NEW DELHI — Antiriot fences were erected, thousands of police were on alert, Tibetan protesters were massing, and a crack Chinese security squad arrived in New Delhi for what added up to a difficult predicament today for India's government: the passing of the Olympic torch on its way to Beijing.
Ever since protests demanding greater autonomy for Tibet broke out last month, India's leaders have found themselves in a tight spot, squeezed uncomfortably between the country's own famed history of respect for nonviolent protest and a keen desire not to annoy China, its giant neighbor to the east.
India, the land of Mahatma Gandhi, is home to more than 100,000 Tibetan exiles, Tibet's government-in-exile and, since 1959, the Dalai Lama, a man India's prime minister recently called "the greatest living Gandhian" for his commitment to nonviolence.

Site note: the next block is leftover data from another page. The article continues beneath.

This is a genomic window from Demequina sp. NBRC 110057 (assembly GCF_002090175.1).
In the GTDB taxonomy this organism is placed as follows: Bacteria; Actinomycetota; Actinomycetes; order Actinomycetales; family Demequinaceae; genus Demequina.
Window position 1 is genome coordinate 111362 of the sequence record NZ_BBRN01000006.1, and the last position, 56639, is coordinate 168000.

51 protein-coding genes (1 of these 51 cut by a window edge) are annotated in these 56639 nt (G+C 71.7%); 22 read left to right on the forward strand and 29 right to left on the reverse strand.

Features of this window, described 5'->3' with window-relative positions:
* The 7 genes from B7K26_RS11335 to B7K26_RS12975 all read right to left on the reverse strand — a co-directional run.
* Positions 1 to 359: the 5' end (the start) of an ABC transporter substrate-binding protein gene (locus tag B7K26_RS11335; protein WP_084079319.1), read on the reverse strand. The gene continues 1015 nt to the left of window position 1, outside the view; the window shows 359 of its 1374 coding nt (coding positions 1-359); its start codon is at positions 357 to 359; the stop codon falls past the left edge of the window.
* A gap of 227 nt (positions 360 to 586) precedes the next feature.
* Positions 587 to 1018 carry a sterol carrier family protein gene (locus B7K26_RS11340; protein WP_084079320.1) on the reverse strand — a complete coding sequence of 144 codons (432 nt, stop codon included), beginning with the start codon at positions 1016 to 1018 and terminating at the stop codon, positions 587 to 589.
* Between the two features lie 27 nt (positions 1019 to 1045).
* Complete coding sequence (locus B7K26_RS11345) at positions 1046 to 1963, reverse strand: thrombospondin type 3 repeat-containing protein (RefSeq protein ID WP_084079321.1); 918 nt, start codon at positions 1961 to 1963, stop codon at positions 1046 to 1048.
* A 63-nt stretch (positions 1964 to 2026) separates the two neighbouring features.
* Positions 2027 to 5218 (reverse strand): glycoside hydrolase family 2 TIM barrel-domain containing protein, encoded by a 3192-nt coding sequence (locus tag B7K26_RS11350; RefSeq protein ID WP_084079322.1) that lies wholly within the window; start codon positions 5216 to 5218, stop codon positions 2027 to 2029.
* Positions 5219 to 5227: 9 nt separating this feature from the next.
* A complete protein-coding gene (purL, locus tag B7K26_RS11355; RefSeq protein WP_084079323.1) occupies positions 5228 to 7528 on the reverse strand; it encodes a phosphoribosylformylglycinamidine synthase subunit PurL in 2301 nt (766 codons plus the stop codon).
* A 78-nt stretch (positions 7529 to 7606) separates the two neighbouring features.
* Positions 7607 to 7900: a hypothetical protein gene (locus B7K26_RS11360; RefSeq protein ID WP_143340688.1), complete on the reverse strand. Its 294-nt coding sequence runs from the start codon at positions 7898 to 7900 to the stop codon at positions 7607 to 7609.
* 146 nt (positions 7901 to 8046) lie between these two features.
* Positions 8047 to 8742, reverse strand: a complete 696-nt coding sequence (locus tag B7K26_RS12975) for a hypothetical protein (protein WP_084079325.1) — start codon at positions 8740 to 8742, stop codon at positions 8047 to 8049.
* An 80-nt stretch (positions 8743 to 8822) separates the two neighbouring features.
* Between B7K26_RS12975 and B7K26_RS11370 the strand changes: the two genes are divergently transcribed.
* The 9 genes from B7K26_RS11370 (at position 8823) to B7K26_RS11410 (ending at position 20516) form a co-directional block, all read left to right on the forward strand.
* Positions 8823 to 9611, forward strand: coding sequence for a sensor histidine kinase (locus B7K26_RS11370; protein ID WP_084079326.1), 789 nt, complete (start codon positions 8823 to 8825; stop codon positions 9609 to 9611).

India, however, also counts China as its biggest trading partner, with the two Asian giants swapping $20-billion in goods and services last year. Slowly warming relations between the two uneasy rivals have also led to hopes that a Himalayan border dispute, the key point of tension between the countries, might in time find a resolution.
On Wednesday, thousands of Tibetans reportedly were heading to New Delhi to protest and will take part in their own torch run to highlight the Tibetan struggle against China. Exiles also have urged Indian athletes to boycott the torch relay and asked residents to wear "Free Tibet" T-shirts and fly Tibetan flags.
About 100 Tibetan exiles tried to breach the security Wednesday around the Chinese Embassy in New Delhi. About 50 were detained. Officials are desperate to avoid the torch chaos that occurred in London, Paris and San Francisco.